Budget eyes boosting pay and services

Gov. Gray Davis proposed a 2001-02 state budget last week with widespread ramifications for the UC system. The budget would fund the enrollment of 5,700 more UC students, maintain affordable fees for students and their families, boost employee salaries, invest in UC initiatives benefiting the state and its economy, and maintain high-quality teaching, research and public service programs.

The budget provides the second phase of funding for the California Institutes for Science and Innovation and for a UC initiative to strengthen undergraduate education. It also expands support for graduate programs, provides new state support for summer instruction at three campuses and funds an expansion of student retention services.

"This is a budget that will allow the University of California to continue admitting all qualified students and providing them an education of the highest quality, while also focusing on the economic and social needs of California," said UC President Richard Atkinson.

"We are grateful to the governor for his strong and consistent commitment to higher education."

The governor's budget fully funds the "partnership agreement" between the university and the Davis administration, which calls for predictable annual increases in state support for UC's basic operations along with UC accountability in certain areas of performance. The budget also commits funds to some additional UC initiatives, largely for one-time, high-priority purposes. The UC state-funded operating budget would rise 6.3 percent in 2001-02 to $3.4 billion.

Highlights include:

  • Funding for an additional 5,700 students in 2001-02, or enrollment growth of 3.5 percent, including 1,000 additional students in engineering and computer science and 500 in education credential programs. Overall, the budget boosts graduate enrollments by 1,000 students.
  • No increase in mandatory systemwide student fees for a seventh straight year. Fees would remain at $3,429 for resident undergraduates and $3,609 for resident graduate academic students. For 1998-99 and 1999-2000, fees actually decreased 5-10 percent.
  • State support for summer instruction, to be phased in first at UC Berkeley, UCLA and UC Santa Barbara. UC's plan is to add additional campuses in subsequent years. This new funding will help the university accommodate student enrollment growth over the next decade.
  • Funding for an average 2 percent employee salary increase, along with funding for merit increases for eligible employees. The budget would provide an additional $10 million to improve compensation for staff positions where pay currently lags the market.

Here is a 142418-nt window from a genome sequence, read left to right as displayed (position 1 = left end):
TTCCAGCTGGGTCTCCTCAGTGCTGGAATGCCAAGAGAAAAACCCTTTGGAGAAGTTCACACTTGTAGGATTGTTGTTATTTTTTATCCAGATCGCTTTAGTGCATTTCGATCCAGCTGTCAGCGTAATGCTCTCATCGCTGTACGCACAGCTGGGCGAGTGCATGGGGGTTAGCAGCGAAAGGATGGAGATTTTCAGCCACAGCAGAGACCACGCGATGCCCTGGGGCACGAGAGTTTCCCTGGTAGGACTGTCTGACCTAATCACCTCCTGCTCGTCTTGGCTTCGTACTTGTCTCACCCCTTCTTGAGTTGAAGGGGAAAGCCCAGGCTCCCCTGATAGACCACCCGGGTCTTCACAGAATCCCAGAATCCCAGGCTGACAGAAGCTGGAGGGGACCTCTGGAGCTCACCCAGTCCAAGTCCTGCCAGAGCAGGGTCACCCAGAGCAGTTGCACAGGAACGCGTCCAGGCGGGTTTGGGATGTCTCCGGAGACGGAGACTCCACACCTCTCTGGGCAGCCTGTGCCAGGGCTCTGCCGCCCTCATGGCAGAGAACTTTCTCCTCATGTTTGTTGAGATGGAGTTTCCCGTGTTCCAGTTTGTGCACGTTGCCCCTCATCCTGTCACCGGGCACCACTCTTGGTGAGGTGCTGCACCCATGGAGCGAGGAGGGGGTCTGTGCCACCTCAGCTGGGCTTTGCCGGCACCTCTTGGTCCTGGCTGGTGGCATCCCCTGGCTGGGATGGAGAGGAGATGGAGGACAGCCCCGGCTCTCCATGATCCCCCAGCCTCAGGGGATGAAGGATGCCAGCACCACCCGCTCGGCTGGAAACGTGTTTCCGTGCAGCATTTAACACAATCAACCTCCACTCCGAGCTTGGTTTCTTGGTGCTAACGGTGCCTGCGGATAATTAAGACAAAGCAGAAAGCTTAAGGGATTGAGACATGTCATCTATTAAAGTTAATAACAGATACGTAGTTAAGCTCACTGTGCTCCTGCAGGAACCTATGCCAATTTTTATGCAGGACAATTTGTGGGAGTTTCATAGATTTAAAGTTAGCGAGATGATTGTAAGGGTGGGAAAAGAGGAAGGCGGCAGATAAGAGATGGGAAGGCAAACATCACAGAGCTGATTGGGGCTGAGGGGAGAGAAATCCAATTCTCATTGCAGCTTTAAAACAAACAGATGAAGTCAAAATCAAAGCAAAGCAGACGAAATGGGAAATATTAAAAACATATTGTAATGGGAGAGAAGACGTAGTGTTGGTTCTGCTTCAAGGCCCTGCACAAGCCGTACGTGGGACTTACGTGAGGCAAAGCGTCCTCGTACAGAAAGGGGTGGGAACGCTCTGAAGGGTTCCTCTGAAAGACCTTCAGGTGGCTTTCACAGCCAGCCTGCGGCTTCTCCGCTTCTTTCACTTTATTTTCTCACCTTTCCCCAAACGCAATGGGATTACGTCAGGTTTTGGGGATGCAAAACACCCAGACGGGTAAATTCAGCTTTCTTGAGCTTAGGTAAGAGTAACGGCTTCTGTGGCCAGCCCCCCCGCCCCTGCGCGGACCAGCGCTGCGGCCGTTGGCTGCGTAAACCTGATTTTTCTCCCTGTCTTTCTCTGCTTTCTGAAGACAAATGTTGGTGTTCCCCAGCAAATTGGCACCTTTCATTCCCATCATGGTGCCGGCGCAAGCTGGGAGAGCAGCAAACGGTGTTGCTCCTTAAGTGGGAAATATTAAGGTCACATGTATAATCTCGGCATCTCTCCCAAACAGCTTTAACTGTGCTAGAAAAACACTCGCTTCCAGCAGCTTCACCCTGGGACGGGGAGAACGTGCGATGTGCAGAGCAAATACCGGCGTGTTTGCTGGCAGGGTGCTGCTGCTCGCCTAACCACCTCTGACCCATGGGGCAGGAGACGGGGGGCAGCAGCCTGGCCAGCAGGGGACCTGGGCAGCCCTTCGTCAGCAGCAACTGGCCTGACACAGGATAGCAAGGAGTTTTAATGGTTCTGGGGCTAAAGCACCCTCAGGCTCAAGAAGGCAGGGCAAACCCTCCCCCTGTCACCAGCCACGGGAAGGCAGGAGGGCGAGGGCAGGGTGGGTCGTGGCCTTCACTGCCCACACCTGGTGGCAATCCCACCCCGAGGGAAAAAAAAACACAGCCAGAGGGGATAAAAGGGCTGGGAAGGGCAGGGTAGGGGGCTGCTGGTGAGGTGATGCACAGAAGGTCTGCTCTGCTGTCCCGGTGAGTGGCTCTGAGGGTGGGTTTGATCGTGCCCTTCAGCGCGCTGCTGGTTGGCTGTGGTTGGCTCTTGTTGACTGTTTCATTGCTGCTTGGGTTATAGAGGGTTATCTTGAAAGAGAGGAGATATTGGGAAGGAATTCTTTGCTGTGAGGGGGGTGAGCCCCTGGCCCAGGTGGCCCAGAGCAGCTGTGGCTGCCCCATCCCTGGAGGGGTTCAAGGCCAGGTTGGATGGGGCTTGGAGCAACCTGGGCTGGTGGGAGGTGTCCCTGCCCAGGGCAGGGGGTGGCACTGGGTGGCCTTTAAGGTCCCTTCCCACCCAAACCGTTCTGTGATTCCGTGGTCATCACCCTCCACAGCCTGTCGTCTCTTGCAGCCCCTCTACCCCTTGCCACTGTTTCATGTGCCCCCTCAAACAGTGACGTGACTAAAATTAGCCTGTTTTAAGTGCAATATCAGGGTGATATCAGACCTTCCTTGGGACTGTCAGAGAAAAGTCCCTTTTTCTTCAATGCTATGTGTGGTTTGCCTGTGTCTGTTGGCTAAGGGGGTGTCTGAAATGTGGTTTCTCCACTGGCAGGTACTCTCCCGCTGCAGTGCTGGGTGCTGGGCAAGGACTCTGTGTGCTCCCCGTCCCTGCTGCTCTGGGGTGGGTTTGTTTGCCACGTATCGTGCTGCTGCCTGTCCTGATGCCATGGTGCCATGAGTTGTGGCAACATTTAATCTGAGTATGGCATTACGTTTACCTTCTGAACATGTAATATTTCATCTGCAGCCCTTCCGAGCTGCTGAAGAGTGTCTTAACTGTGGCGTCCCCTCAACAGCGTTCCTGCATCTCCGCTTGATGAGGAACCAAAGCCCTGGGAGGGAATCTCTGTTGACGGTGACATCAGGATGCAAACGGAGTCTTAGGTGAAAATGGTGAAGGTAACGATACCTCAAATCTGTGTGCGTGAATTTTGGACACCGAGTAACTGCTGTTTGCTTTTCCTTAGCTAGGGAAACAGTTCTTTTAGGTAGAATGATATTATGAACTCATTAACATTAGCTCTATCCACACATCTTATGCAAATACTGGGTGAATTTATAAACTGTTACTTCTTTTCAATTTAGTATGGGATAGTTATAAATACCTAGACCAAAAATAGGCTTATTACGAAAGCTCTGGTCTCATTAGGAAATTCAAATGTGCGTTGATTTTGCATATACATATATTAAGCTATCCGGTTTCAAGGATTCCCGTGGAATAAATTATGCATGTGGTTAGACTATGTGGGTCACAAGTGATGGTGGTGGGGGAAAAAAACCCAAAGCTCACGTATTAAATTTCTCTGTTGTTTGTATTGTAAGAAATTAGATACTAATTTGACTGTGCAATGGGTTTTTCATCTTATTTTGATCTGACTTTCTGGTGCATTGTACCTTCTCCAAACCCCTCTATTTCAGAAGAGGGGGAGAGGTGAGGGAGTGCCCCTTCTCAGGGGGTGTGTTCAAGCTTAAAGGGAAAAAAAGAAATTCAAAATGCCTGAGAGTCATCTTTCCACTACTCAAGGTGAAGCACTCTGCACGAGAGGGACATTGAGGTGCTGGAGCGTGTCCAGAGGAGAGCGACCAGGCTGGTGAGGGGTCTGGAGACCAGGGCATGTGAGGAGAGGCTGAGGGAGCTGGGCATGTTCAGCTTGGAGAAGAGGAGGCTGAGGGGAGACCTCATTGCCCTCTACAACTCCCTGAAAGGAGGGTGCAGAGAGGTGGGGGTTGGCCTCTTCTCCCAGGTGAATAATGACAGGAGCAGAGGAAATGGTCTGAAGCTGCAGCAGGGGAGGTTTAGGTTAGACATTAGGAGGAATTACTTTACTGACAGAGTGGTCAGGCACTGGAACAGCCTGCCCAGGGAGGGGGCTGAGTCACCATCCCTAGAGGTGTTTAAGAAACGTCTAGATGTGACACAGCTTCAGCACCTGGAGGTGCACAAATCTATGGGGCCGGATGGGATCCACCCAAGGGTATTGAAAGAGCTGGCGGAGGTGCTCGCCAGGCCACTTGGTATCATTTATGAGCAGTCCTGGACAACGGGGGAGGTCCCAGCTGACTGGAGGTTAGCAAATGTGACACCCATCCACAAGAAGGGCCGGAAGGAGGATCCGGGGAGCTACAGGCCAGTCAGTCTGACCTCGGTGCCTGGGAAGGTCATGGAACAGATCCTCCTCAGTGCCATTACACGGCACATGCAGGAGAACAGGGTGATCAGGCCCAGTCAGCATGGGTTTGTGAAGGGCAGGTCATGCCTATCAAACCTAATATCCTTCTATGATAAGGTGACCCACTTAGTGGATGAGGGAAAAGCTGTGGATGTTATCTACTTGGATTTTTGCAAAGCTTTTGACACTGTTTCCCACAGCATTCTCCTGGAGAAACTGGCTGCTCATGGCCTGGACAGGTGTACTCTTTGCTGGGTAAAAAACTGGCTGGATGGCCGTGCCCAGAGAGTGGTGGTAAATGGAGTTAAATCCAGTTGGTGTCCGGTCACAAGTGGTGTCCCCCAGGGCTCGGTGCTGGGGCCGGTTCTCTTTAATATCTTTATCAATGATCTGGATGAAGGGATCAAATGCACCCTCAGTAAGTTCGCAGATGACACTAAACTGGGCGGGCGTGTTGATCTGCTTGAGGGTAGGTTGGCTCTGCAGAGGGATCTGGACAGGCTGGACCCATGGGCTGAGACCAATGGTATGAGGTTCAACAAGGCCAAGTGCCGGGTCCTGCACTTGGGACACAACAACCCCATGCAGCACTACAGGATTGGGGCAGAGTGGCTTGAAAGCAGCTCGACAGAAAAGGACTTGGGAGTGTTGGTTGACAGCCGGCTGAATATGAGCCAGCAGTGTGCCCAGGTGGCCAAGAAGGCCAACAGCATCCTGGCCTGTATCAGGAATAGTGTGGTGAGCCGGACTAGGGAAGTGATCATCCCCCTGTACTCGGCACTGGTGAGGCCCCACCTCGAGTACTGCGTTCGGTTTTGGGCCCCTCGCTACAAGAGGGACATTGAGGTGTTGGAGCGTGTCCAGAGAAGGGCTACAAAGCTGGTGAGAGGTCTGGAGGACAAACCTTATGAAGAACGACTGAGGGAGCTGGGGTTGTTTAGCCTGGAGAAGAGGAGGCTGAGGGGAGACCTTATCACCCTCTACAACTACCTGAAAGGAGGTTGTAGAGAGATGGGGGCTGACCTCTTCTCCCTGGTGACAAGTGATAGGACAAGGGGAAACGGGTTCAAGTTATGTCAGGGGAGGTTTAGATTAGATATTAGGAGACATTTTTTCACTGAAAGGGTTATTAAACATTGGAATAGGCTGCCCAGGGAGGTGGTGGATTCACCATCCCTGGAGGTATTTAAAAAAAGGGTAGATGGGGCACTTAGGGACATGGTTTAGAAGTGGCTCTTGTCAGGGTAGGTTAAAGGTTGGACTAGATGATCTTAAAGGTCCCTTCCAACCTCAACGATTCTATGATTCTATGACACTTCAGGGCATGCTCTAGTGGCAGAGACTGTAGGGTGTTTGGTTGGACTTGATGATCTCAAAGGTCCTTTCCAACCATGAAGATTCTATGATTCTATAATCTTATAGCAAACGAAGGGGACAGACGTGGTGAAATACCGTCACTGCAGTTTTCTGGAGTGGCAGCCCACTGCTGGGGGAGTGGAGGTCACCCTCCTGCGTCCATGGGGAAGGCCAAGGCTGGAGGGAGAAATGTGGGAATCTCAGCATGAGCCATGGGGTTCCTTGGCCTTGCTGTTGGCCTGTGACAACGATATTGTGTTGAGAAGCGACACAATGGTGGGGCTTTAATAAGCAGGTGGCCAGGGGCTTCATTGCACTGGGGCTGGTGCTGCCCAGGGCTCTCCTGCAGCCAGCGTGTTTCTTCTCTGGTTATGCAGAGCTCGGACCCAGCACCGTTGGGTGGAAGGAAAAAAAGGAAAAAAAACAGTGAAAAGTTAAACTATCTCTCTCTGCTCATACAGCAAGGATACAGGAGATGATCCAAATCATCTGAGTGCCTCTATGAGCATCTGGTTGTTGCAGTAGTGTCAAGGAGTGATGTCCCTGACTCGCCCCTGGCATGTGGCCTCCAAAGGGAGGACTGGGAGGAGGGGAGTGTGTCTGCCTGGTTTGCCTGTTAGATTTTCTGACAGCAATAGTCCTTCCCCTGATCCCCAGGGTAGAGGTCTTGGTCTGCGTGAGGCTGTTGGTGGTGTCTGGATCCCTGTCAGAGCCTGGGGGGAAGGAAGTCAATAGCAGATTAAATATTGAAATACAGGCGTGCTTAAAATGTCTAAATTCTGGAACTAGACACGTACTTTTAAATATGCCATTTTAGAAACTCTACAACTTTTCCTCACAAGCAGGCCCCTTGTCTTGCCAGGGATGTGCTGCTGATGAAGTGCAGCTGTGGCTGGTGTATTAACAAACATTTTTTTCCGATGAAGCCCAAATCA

• An extra 1 percent increase for faculty members, to keep their salaries competitive with those of UC's comparison institutions across the country.
  • $75 million as the second of four installments of funding for the California Institutes for Science and Innovation, three research facilities selected by Gov. Davis last month following a peer-review process. The budget also proposes $33 million as the first of three installments of funding for a fourth institute, focusing on information technology.
  • Funding to strengthen the undergraduate educational experience by reducing class sizes, offering additional lower-division seminars, providing more undergraduate research opportunities, offering more academic advising among other things. The budget adds $8 million to $6 million provided in 2000-01 for this purpose.
  • $3 million to expand student retention services including counseling and career guidance, tutoring, summer bridge and orientation programs, and services for disabled students.
  • A $1.5 million increase for graduate and professional school outreach programs that encourage undergraduates to continue studies, and a $1.1 million increase for an electronic information system (www.assist.org) aimed at transfer students.
  • A $2 million permanent increase for research, and $4 million in one-time money for a genetic biomarker research project at the M.I.N.D. Institute (Medical Investigation of Neurodevel-opmental Disorders) at UC Davis.
  • A one-time $13 million for research important to the state in engineering and computer science, environmental science and integrated pest management, with at least $9 million of that to support graduate students in each area; $18 million to expand student and faculty access to the faster Internet2; $20 million for deferred maintenance, instructional equipment and library materials; and $2 million to accelerate faculty hiring at UC Merced.
  • A $203 million bond-funded capital budget for facilities projects at UC, and $160 million in general funds for construction of the first buildings and infrastructure at UC Merced.

The budget will be considered by the Legislature and revised by the governor in May, when new revenue forecasts become available. Final action on the budget generally occurs in June.

Media Resources

Amy Agronis, Dateline, (530) 752-1932, abagronis@ucdavis.edu

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